Howelsen Hill and Emerald Mountain, the extraordinary gems creating the backdrop to the City of Steamboat Springs, are much loved by all of those that live, work, visit and play in the beautiful Yampa River Valley. In an area where outdoor recreation is king and the protection of open land resources reigns as the top community priority, Howelsen and Emerald (aka Quarry Mountain) have provided the community a focal point of diverse recreational activities for over a century.
The 586 acres had been permissively used by the public – as allowed through the generosity of generations of previous owners. The community’s ability to seize the opportunity to purchase the 586 acres when it existed in 2011 avoided privatization of the property and its potential closure to public recreational uses. Today, mountain biking, snow biking, hiking, running, equestrian, wildlife watching, Nordic skiing, snowshoeing, dog walking – a diversity low impact recreational activities are enjoyed by the full spectrum that makes up the community – young and old, from all walks of life, residents and visitors alike.
The discussions were initiated in 2010 and after much due diligence, the City closed on the 586 acres in 2011. The parcel was a portion of a 712-acre property placed in a conservation easement in 1997 and held by Yampa Valley Land Trust. A tremendous benefit of the 1997 easement is that with the restrictions in place it afforded the City the opportunity to purchase the property from the private owner, Lyman Orton. Without the easement in place the property would have been cost prohibitive, especially at a time when City resources were extremely tight. With the potential for privatization looming, the City’s acquisition of this parcel was critical. The community is extremely grateful to Great Outdoors Colorado and the City of Steamboat Springs along with the donors and supporters of Yampa Valley Land Trust for their funding support that enabled this “once-in-a-lifetime” opportunity to take place. The property remains in conservation easement with YVLT.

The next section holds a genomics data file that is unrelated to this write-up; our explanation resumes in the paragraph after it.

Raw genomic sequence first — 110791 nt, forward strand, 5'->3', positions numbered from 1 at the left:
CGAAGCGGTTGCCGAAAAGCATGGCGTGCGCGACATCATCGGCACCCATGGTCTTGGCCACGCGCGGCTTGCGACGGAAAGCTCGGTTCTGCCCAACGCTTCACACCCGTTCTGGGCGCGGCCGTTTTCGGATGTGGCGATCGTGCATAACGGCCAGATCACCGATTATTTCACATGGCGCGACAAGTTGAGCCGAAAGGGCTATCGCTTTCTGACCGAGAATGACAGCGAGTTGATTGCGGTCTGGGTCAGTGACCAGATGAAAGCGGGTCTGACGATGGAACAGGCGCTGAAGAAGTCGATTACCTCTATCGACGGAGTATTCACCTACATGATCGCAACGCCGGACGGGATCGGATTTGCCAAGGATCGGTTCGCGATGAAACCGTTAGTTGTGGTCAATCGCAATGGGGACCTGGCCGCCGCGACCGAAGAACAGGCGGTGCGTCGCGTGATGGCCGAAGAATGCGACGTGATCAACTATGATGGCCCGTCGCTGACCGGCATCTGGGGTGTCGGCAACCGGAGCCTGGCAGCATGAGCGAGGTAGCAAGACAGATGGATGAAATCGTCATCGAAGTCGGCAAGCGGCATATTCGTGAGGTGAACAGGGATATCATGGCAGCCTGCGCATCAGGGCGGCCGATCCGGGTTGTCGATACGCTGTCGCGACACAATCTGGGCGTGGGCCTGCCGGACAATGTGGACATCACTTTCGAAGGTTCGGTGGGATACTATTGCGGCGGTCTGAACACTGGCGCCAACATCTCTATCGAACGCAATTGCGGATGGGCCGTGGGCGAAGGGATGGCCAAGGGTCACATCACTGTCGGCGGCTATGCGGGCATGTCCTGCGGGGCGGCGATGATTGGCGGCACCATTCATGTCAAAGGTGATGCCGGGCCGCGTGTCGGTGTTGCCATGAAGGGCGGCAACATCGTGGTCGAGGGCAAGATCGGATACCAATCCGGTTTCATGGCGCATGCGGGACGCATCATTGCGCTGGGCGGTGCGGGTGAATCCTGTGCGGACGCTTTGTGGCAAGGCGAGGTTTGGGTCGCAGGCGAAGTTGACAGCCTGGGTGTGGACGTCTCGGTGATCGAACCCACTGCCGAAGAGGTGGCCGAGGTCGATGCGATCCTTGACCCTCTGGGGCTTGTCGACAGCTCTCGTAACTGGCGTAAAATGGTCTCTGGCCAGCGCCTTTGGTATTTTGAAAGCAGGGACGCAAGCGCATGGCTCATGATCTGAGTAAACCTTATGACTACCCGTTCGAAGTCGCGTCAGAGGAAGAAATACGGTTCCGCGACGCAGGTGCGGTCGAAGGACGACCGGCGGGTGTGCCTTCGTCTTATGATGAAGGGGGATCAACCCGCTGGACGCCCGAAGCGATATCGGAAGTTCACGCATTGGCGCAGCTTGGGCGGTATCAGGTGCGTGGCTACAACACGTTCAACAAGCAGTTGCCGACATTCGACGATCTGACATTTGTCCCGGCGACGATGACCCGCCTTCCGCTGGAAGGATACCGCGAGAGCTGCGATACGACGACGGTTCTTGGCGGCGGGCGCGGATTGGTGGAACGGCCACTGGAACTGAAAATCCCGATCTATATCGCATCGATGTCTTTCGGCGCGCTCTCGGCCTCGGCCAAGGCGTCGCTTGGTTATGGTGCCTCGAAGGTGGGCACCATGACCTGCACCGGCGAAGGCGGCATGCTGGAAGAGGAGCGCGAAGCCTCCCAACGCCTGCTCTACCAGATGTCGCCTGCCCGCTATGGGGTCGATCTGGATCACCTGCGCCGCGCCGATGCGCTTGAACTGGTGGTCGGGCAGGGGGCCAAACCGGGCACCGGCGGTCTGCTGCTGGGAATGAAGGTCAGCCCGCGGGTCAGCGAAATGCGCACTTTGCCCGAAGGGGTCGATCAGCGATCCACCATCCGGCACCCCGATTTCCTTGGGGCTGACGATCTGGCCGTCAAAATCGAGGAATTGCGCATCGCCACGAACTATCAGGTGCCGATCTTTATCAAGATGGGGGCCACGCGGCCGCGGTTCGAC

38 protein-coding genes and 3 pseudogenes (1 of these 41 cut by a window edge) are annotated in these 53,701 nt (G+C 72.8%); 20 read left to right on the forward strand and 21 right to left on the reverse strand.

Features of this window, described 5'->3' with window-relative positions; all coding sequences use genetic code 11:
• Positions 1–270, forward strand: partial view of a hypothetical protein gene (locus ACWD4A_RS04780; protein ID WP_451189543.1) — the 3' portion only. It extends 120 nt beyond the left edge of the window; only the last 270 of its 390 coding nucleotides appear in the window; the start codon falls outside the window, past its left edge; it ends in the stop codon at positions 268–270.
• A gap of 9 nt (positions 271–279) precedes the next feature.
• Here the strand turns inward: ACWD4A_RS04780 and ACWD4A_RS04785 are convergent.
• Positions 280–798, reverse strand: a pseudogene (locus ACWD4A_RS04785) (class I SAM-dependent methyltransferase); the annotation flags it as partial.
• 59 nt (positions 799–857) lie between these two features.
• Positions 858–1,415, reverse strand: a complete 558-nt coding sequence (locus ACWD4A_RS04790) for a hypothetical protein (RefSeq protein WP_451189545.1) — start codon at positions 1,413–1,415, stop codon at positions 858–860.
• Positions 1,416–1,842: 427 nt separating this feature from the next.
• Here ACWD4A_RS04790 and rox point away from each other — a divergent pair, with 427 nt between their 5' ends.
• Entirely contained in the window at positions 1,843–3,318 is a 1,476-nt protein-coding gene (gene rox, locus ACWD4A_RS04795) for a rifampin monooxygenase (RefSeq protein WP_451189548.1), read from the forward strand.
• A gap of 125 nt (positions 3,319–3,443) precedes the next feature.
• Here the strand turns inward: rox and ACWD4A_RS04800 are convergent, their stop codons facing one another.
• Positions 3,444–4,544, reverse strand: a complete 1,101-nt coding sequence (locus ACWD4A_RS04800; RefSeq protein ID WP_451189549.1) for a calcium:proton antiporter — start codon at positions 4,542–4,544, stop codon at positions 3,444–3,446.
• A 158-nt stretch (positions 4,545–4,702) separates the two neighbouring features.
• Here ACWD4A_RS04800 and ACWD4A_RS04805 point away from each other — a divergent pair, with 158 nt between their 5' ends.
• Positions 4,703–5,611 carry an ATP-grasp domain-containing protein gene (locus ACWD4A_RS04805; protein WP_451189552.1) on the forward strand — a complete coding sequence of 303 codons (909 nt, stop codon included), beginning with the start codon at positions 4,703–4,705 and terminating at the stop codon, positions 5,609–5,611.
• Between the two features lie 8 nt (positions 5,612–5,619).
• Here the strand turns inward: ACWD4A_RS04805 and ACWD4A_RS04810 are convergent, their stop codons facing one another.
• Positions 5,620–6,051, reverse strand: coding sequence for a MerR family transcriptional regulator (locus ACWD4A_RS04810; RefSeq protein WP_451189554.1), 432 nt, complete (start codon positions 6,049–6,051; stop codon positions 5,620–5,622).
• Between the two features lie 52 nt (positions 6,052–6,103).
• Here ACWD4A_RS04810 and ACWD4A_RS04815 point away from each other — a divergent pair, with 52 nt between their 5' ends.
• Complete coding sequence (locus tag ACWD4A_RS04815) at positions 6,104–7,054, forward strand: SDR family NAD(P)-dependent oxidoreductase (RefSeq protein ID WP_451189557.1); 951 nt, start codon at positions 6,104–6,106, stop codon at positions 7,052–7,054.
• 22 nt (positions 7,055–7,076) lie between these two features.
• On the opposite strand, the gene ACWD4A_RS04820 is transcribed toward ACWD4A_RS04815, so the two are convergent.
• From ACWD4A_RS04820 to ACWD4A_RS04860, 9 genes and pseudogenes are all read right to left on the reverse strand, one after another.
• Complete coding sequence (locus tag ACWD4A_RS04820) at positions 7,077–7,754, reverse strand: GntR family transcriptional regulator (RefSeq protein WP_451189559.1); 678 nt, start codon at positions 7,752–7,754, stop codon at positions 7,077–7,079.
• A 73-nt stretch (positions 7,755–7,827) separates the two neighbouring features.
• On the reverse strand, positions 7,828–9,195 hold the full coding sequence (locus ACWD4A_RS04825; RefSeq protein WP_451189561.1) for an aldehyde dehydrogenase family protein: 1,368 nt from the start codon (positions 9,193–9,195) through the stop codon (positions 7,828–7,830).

A future goal for the property was recently touted by a local citizen as “the greatest city-owned park in the world.” The City of Steamboat Springs is finalizing a master plan for the Emerald Mountain – to further define the level of uses and activities that will take place on the property, all of which need to be consistent with YVLT’s conservation easement on the property.
“We are grateful and indebted to all of YVLT’s donors – all of whom should be proud in the role they played in bringing this transaction and the 586 acres of public open space and trails that it represents to our community. An unexpected, 11th hour change in the transaction nearly thwarted the deal. It is only out of the generosity of YVLT’s financial donors along with a financial consideration from the City of Steamboat Springs that this project stayed on track and closed,” remarked Susan Dorsey, Executive Director of Yampa Valley Land Trust.